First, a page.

Our Land


Tucked off the Silverado Trail east of Napa and dotted with family farms and pocket vineyards, Coombsville is one of the region’s best-kept secrets. Its distinctive topography, soils and weather patterns—perfect for producing fresh, vibrant wines on the cutting edge of Cabernet style—lured us to put down roots here more than 20 years ago, with Faust Vineyard. But in the decade since Coombsville was named Napa Valley’s newest nested AVA (American Viticultural Area), this low-key arc of rolling hills has become a magnet for a new generation of adventurous winemakers crafting wine of exciting balance and beauty, and for buyers seeking more modern iterations of Napa reds.

Though largely unsung beyond the wine world, Coombsville’s history is defined by visionaries and mavericks. Nathan Coombs, a Massachusetts transplant, acquired parcels of land here before laying out the town of Napa in 1847. Wine soon made its mark: in the 1870s, three Carbone brothers—Napa’s first Italian immigrants—built a ranch in the hills, where they also tended grapes. And in 1889, Cedar Knoll Winery, launched by Henry Hagen (the site of today’s Palmaz Vineyards), stunned the wine world when one of its bottles took a silver medal at the Paris Exposition.

The first modern vineyards were planted in the mid-1960s to Chardonnay and Pinot Noir, as the area was considered too cold to ripen Cabernet Sauvignon and its Bordeaux cohorts. But in the late ‘70s, Frank Farella and his son Tom defied common wisdom and planted Cabernet Sauvignon on a parcel carved out of Coombs’ old properties. Former shoe salesman John Caldwell then mitigated risk with science: tracking temperatures, he found Coombsville to be warmer than Bordeaux during the growing season, and in the early ‘80s he, too, planted Cabernet—from clones he allegedly smuggled in from France—supplying some of Napa’s top winemakers.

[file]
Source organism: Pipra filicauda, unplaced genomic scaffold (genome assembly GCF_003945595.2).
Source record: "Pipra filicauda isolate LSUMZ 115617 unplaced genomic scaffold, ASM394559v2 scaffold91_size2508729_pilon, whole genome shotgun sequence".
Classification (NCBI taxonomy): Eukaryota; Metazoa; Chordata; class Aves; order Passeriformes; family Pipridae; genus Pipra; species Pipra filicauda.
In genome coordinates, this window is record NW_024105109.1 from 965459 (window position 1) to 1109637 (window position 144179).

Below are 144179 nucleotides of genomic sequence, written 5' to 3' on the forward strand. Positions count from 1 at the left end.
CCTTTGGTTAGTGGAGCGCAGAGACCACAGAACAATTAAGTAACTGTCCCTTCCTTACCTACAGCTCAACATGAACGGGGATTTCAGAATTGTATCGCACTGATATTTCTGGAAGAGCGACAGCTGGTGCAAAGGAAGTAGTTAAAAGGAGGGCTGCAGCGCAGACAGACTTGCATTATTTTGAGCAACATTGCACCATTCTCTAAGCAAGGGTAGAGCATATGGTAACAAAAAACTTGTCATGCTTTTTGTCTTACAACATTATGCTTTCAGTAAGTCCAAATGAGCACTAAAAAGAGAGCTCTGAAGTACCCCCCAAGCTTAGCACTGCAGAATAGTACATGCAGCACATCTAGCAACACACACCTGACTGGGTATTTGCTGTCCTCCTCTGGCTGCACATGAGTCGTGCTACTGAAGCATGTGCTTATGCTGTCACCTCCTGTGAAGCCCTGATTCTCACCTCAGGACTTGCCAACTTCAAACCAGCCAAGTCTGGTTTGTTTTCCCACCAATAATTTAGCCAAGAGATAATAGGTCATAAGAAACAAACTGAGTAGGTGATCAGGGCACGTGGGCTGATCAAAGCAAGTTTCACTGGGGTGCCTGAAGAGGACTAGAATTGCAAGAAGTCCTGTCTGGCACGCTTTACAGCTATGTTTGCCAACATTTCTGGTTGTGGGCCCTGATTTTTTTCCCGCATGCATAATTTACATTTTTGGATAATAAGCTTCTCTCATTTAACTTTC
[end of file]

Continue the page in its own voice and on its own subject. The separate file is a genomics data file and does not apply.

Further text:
Agustin and Valeria Huneeus were pioneers in their understanding of soils and viticulture, and Faust became a leader on the Cabernet front, with the purchase of the old Lewis Dairy Farm in 1998—forming a vineyard with 113 acres planted to vines. With the arrivals of celebrated winemakers Andy Erickson of Favia Wine and Paul Hobbs, on the old Nathan Coombs Estate, excitement has continued to build for this unique region.

Nestled in a caldera formed by the collapse of an ancient volcano, Coombsville is ringed on three sides by the Vaca Range. During the growing season, fog and marine breezes from San Pablo Bay swirl into the caldera and burn off late, keeping Coombsville up to 10 degrees cooler than AVAs to the north. The marine influence brings an early bud break, while cool conditions lengthen the fall harvest, giving winemakers an enviably long growing season and the option to let the fruit hang to develop complexity and mature tannins without losing critical acidity. Soil composition is as essential to the AVA’s cachet as its exposures. A mix of underlying ash and overlying, mineral-rich gravelly loam and volcanic rock—the former retaining moisture for roots that run deep; the latter draining well, to stress the vines as needed—create natural balance.

Coombsville Cabernet Sauvignon is a story of power couched in elegance, significant but fine-grained tannins, pure and focused dark fruit and an earthiness that expresses the character of the land itself. This is the potential that Faust’s founders saw in this place, and that we have realized in our flagship, The Pact.